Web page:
Copyright Roger Cox
Halifax Corporation Transport and Joint Omnibus Committee
Albion Nimbus NS3AN
Here is a shot of Halifax Nimbus No. 251 in Elmwood Garage repainted for service with a new owner – I cannot now remember who that was. Despite its frailty and engine unreliability, I quite liked the little Nimbus.When I went to Halifax in 1964 I had only a motorcycle driving licence, and I learned to to drive on four (should that be six?) wheels during my lunch breaks. Initially I went out with the wonderful HPTD instructor, Arthur Brearley, in the old 1947 PD2 training bus, which, by then, had worn off most of its gearbox synchromesh, and I found this extremely heavy to drive. When this was not available one day, we had a Nimbus, and I took to this instantly. The six speed gearbox, apparently detested by most Halifax drivers, was easy to use with a light touch, which was essential if the middle gate was not to be missed. After passing my test, one of the routes I used to cover as a driver in the evenings was the 46 to Heptonstall, which, because of the unbelievably tight reversing point at the village – a narrow slot between two houses off an equally narrow road; even the mirrors had to be flattened against the bus to get in – a conductor was carried on the 31 seat Nimbus. The little Albion was certainly not up to the rigorous task of Yorkshire Pennine bus work, but it was a nice little thing to drive, and I renewed my acquaintance with the type some years later when I did a bit of moonlighting for North Downs Rural Transport.
Photograph and Copy contributed by Roger Cox
13/10/11 – 06:08
I know very little I’m afraid about the technicalities and operating realities of the Albion Nimbus – but I must say that this immaculate repaint to the order of a new owner says volumes about an operator who knows what a dignified livery is all about – its quite simply beautiful. If I didn’t know otherwise I’d say that it was heading for "The Garden of England" and the East Kent company in the good old days.
13/10/11 – 10:20
This vehicle was sold to Booth and Fisher, keen Albion Nimbus users. It survived to be taken over with that fleet by South Yorkshire PTE in 1976 and was even given PTE fleet number 1059.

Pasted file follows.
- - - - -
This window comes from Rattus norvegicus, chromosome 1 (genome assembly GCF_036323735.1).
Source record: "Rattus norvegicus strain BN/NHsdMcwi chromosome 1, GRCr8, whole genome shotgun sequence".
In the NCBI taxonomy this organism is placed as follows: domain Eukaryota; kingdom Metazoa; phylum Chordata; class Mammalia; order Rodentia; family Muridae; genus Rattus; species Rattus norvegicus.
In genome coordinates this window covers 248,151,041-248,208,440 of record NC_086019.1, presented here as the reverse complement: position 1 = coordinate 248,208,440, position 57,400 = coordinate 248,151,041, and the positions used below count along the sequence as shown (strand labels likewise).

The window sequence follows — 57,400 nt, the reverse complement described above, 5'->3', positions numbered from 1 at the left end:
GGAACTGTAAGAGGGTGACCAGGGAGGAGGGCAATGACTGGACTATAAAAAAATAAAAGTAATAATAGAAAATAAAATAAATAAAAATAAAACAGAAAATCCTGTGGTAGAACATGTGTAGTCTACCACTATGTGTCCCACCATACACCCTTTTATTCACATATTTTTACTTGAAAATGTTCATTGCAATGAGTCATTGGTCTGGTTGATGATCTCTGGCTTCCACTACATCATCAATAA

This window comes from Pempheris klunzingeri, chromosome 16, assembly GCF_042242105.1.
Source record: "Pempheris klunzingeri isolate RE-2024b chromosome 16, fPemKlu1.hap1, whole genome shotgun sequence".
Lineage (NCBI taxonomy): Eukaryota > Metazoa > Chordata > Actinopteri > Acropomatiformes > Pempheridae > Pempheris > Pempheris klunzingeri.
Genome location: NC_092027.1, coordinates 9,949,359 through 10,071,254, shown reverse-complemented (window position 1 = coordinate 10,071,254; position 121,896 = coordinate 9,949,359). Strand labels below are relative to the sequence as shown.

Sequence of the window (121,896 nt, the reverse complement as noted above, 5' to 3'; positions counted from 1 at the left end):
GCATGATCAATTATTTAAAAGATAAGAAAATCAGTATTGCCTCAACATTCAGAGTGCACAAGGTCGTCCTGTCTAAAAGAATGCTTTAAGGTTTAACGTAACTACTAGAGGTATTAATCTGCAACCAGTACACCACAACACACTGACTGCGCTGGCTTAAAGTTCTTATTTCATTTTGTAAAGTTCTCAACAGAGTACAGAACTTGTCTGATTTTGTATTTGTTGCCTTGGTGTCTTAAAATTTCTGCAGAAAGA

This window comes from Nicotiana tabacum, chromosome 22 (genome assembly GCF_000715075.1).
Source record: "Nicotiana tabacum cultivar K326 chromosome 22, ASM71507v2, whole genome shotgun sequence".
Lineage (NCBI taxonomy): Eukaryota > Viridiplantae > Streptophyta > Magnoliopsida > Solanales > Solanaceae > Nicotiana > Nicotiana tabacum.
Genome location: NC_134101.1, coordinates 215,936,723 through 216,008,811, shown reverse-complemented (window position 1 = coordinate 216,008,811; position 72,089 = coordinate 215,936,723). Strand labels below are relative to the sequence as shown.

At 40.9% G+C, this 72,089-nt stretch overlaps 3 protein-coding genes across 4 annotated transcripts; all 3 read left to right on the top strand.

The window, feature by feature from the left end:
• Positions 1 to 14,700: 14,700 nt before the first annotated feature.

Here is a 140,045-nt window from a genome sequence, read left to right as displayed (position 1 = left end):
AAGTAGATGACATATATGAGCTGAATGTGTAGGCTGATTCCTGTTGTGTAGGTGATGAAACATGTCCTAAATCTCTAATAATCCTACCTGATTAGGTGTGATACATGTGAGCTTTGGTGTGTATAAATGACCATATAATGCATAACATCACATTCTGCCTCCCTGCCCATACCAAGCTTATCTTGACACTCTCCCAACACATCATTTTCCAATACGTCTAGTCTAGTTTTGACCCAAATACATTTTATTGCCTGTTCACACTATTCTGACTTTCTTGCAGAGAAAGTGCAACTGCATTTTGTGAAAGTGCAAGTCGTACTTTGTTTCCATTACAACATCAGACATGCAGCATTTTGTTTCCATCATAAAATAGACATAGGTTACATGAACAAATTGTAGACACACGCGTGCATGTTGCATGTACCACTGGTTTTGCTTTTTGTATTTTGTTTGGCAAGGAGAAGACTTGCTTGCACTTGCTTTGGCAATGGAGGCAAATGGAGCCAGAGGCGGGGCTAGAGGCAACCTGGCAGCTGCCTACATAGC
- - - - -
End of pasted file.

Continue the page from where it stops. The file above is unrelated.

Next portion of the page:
253 of the batch was sold to Baddeley Brothers of Holmfirth and was still in the fleet when they were taken over by West Yorkshire PTE (as of course Halifax had been), although I don’t believe it was still in service.
258 was sold from a Joint Omnibus Committee to a municipality (Warrington), then to an Urban District Council (Ramsbottom) who in turn were absorbed into SELNEC PTE.
250 is still with us today, having spent many years working for Harvey’s at Mousehole. It survived long enough to be taken over by the post-deregulation Western National.
A batch of vehicles with a truly fascinating history!
13/10/11 – 11:39
256 also went to Baddeley Bros. Three others went to Wiles of (I think) Port Seton in E. Lothian but not sure which ones.
13/10/11 – 11:40
Another of the batch was sold to Wiles of Port Seaton near Edinburgh,I cannot remember what its number was.
13/10/11 – 11:42
Nimbus RJX 251 was sold to Booth & Fisher of Halfway near Sheffield. I believe it’s true to say that all or most of the Nimbuses were repainted by HPT for their new owners. For the record, they were disposed of as follows:
250: Harvey’s, Mousehole, Cornwall (now preserved).
251: Booth & Fisher, Halfway.
252: Wooliscroft (Silver Service), Darley Dale.
253/256: Baddeley Bros., Holmfirth.
254/257/259: Wiles, Port Seton.
255: Halifax Corporation Welfare Department (fitted with nearside wheelchair lift).
258: Warrington Corporation (later to Ramsbottom U.D.C, and then SELNEC)
I was still at junior school when these were delivered in 1963, and I well remember coming out of school after a school prize giving concert, and one turning up at the stop on the route 2 Northowram service. Not yet having discovered ‘Buses Illustrated’ I had no knowledge about what was happening in the bus world until I actually saw it, and the appearance of new buses was always unexpected and exciting.
I noted immediately the Albion badges, and the ultra modern curved windscreen – the first in the fleet and in total contrast to the earlier flat fronted Leopards and Worldmasters. Inside they were very tidy and bright, with flush light cream formica from floor to ceiling, instead of the usual MCW utilitarian painted metal.
As I took my seat, another Nimbus passed in the opposite direction, and as I got up to alight at Stump Cross another was turning into Kell Lane on the 33 to Shibden. They were everywhere !